Caiaphas and other Jewish Council members found Jesus guilty of blasphemy for claiming to be I AM.[11] Execution should have been by stoning, followed by hanging. Problem was, Rome had prohibited executions by the Jewish theocracy.[12]

An exception to Jewish Law was required to justify the Roman crucifixion of Jesus – hanged on a tree – as signifying he was accursed by God for committing blasphemy. Without the exception, there is no justifiable connection. Sanhedrin 43a in the uncensored Babylonian Talmud Soncino edition references an exception in the case of Jesus of Nazareth – “Yeshu, the Nasarean”: [13]


“…On the eve of the Passover Yeshu [#34 the Nasarean] was hanged…But since nothing was brought forward in his favour he was hanged on the eve of the Passover!.…With Yeshu however it was different, for he was connected with the government [or royalty, i.e., influential].’”

An exception provides the necessary loophole. After Jesus was judged to be guilty of blasphemy, it can then be said the Jewish Council handed over Jesus to be executed and hanged on a tree, albeit by Rome; therefore, Jesus was accursed by God. 

Rome did not recognize the Jewish crime of blasphemy posing another problem. The Jewish Council, instead, handed Jesus over to the Roman government under the accusation of failure to pay taxes and insurrection.[15] Either crime could result in the same desired result – crucifixion.[16]

Jesus was indeed judged by the Roman government for insurrection. However, neither Tetrarch Herod nor Procurator Pilate found any guilt in Jesus despite admitting to Pilate that he is a King.[17]

Not guilty of any Roman crimes, Pilate still condemned Jesus to crucifixion at the behest of the Jewish Council. In the end, it was political influences that came to bear in Pilate’s judgment to crucify Jesus compelling him to wash his hands saying, “I am innocent of this man’s blood.”[18]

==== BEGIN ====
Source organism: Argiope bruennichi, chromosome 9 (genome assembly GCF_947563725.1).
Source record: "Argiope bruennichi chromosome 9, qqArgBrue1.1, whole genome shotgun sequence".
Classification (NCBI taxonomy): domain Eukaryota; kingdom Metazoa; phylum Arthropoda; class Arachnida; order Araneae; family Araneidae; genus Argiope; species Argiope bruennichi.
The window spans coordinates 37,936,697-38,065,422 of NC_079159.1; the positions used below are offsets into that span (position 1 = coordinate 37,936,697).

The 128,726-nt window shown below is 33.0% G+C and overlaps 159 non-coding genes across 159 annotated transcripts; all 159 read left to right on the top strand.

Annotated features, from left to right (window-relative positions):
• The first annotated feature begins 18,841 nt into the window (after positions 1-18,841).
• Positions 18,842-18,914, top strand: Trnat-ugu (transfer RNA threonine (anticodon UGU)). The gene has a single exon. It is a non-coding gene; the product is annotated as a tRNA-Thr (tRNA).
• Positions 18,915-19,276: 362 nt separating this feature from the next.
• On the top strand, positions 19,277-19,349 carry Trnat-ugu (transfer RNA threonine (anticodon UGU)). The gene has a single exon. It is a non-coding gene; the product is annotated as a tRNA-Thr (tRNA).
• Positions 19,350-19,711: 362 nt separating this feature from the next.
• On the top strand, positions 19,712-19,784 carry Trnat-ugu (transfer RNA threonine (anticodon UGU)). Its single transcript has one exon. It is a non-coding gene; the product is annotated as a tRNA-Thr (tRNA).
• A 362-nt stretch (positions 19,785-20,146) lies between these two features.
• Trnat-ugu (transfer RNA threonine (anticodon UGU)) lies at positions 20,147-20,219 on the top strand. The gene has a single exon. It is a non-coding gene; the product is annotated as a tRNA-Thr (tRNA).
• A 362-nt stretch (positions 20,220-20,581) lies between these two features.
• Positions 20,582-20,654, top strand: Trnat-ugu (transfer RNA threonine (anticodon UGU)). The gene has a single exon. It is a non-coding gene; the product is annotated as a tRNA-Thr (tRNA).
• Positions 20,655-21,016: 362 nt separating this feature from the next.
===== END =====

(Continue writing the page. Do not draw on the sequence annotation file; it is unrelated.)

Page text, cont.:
Does the crucifixion of Jesus actually mean that he was accursed by God only because he was hanged on a wooden cross? Or does Judaism view Jesus to be accursed by God for the blasphemy of admitting he is I AM.?

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[1] “Jesus of Nazareth.” Jewish Encyclopedia. 2011. <http://www.jewishencyclopedia.com/articles/8616-jesus-of-nazareth> “God Cannot die!” TorahOfMessiah.com. 2012. <https://web.archive.org/web/20140331233206/http://www.torahofmessiah.com/godcantdie.html>
[2] “H6086.” Lexicon-Concordance Online Bible.  n.d.  http://lexiconcordance.com/search6.asp?sw=6086&sm=0&x=42&y=16> Benner, Jeff.  “Mechanical Translation of the Torah.” Deuteronomy 21:23. <http://www.mechanical-translation.org/mtt/D21.html>
[3] Net.bible.org. Deuteronomy 21:22, Hebrew text “`ets <06086>”  “Septuagint text, Greek “xulon <3586>” <http://classic.net.bible.org/strong.php?id=3586Bible Hub. 2017. Deuteronomy 21:22. <http://biblehub.com> Josephus, Flavius. Antiquities of the Jews. Book XII, Chapter II. The Complete Works of Josephus. 1850. <http://books.google.com/books?id=e0dAAAAAMAAJ&printsec=frontcover&source=gbs_ge_summary_r&cad=0#v=onepage&q&f=false>  “Septuagint.”  Septuagint.Net. 2014.  <http://septuagint.net>  “Septuagint.”  Encyclopædia Britannica. 2014.  Benner, Jeff A. “The Great Isaiah Scroll and the Masoretic Text.” Ancient Hebrew Research Center.  2013.  <http://www.ancient-hebrew.org/31_masorite.html> Lundberg, Marilyn J. “The Leningrad Codex.”  USC West Semitic Research Project.  2012 <http://archive.is/WP0w> The Complete Jewish Bible with Rashi Commentary. Devarim – Deuteronomy, Chapter 21. <http://www.chabad.org/library/bible_cdo/aid/9985#showrashi=true> Benner, Jeff, “Mechanical Translation of the Torah.” 2017. Deuteronomy 21. <http://www.mechanical-translation.org/mtt/D21.html>
[4] The Babylonian Talmud. Trans. Michael L. Rodkinson. 1918. Mishnah IV Gemara. <http://www.sacred-texts.com/jud/talmud.htmSoncino Babylonian Talmud. Ed. Isidore Epstein. 1935-1948. Sanhedrin 46b Gemara.<https://israelect.com/Come-and-Hear/talmud/index.html
[5] Josephus, Flavius. Wars of the Jews. Book II, Chapters V, XIII, XIV; Book IV, Chapter V; Book V, Chapters VI, XI. The Complete Works of Josephus. 1850. <http://books.google.com/books?id=e0dAAAAAMAAJ&printsec=frontcover&source=gbs_ge_summary_r&cad=0#v=onepage&q&f=false>  Josephus.  Antiquities of the Jews. Book XX, Chapter VI.2. The Complete Works of Josephus. 1850. <http://books.google.com/books?id=e0dAAAAAMAAJ&printsec=frontcover&source=gbs_ge_summary_r&cad=0#v=onepage&q&f=false>
[6] Josephus. Wars. Book V, Chapter XI.
[7] Josephus. Wars. Book IV, Chapter V.
[8] Soncino Babylonian Talmud.  Sanhedrin 45b. Babylonian Talmud. Rodkinson. Chapter VI, Mishna V.